A Review of 'King Leopold's Ghost'
(A story of greed, terror and heroism in Colonial Africa by Adam Hochschild)
This book has certainly been written at the right time, now that the conscience of Europe and America has been stirred by the movement to cancel the Third World debt and thereby make some attempt to compensate for the appalling degradation and persecution inflicted on the native peoples of Africa, America, Australia and elsewhere over a period of a few centuries.
Adam Hochschild's book traces the beginnings of Belgian colonialism in Africa and examines carefully the background to a truly tyrannical situation where the native population were treated as slaves and forced under threat of the most gruesome punishments to bring in quotas of rubber as laid down by the Belgian officials. The natives of the Congo were certainly victims of new scientific advances because, as a result of the development of transport and especially the internal combustion engine, rubber for tyres became more valuable as a raw material than ever before.
It is an appalling tale of man's inhumanity to man, but at the same time it shows what can be done by even a few conscientious people who are prepared to stand up and make sacrifices for justice. The people who succeeded in bringing the true story of what was happening in the Congo to public attention included the historian George Washington Williams, the journalist E.D. Morel and, of course, our own Roger Casement. It is of some satisfaction to know that an Irishman played a pivotal role in ending the terror. And terror it certainly was because Hochschild estimates that Belgian colonialism in the Congo cost ten million lives.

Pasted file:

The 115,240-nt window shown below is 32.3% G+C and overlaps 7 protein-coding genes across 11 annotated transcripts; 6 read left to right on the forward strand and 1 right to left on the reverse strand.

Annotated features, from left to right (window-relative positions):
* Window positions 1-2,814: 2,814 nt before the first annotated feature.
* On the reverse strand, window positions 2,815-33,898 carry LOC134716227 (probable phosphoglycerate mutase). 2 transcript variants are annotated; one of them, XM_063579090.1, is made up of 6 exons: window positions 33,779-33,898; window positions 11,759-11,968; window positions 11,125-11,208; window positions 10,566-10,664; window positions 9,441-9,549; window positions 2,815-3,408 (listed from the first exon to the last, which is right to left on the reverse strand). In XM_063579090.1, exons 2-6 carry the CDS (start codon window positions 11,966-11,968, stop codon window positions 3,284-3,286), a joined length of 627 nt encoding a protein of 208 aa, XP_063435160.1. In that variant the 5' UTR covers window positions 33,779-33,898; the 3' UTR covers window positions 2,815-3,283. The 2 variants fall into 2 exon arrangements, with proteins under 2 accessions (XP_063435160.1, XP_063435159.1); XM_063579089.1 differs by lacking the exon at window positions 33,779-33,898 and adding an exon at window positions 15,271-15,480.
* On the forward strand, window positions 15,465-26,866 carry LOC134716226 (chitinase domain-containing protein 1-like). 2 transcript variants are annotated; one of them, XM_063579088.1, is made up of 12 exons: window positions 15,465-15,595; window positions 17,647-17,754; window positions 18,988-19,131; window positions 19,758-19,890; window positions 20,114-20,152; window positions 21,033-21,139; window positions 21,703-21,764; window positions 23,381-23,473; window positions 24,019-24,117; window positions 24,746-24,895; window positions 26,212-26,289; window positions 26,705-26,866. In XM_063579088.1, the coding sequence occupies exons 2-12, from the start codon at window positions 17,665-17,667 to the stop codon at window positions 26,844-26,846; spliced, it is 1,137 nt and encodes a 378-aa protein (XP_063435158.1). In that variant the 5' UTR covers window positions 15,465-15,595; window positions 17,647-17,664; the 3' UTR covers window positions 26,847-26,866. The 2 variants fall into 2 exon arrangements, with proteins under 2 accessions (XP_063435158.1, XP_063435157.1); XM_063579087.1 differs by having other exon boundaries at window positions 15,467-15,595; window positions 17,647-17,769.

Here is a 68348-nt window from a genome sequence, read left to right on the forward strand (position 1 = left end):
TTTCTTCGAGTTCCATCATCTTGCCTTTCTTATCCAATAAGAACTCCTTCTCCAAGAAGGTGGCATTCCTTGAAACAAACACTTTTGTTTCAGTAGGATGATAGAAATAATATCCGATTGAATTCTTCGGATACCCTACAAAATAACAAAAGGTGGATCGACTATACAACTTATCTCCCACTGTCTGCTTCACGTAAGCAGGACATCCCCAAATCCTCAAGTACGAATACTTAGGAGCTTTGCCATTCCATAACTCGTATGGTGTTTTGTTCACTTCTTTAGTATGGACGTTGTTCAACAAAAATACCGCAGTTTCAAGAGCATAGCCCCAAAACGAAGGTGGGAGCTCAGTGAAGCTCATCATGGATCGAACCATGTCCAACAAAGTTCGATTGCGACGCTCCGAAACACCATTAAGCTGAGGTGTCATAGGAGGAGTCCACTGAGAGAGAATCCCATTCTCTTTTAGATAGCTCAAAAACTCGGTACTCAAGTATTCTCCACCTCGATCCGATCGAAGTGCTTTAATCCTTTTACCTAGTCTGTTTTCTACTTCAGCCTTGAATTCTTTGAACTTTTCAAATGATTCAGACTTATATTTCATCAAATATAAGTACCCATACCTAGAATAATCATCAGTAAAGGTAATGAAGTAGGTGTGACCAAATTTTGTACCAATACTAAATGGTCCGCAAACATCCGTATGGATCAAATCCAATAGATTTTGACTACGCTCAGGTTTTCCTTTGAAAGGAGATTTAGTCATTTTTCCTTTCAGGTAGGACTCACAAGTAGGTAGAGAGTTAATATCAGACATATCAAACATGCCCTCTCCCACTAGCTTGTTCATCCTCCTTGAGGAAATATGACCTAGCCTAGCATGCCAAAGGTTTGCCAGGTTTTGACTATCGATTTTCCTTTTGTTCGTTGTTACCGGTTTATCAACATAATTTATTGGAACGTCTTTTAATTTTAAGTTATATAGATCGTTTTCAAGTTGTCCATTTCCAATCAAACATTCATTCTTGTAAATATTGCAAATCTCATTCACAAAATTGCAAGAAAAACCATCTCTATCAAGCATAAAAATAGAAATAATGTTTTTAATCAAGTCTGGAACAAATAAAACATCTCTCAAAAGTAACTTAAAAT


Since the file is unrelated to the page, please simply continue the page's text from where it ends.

The book is very necessary for people interested in understanding the present situation in the third world. Those who read it will also possibly agree with my belief that not just Ireland, but humanity in general, owes a great debt of gratitude to the leaders of the 1916 Rising who set in train a series of events that led not just to the unlamented demise of the British empire, but all other empires also. People might also agree with my contention that by way of reparation to the Third World, not alone should its debt be cancelled immediately, but a serious attempt should be made to pay substantial compensation to the descendants of the unfortunate victims of English and other imperialists during the past two centuries.
The Western World and western capitalism surely has the resources to make this atonement and generous actions on their part now would be way more valuable for humanity and world peace that the massive sums of money invested in weapons of destruction.
Mr. Adam Hochschild, hopefully, will proceed to make studies of other countries who suffered under imperialism, including the virtual extermination of the Australian aborigines and the native Indians of North America.
Pádraig Ó Cuanacháin.
(First Published in The Irish Examiner 27-11-1999)
In the Footsteps of Mr Kurtz by Michela Wrong
(Fourth Estate - Paperback 334 pages - £13.99).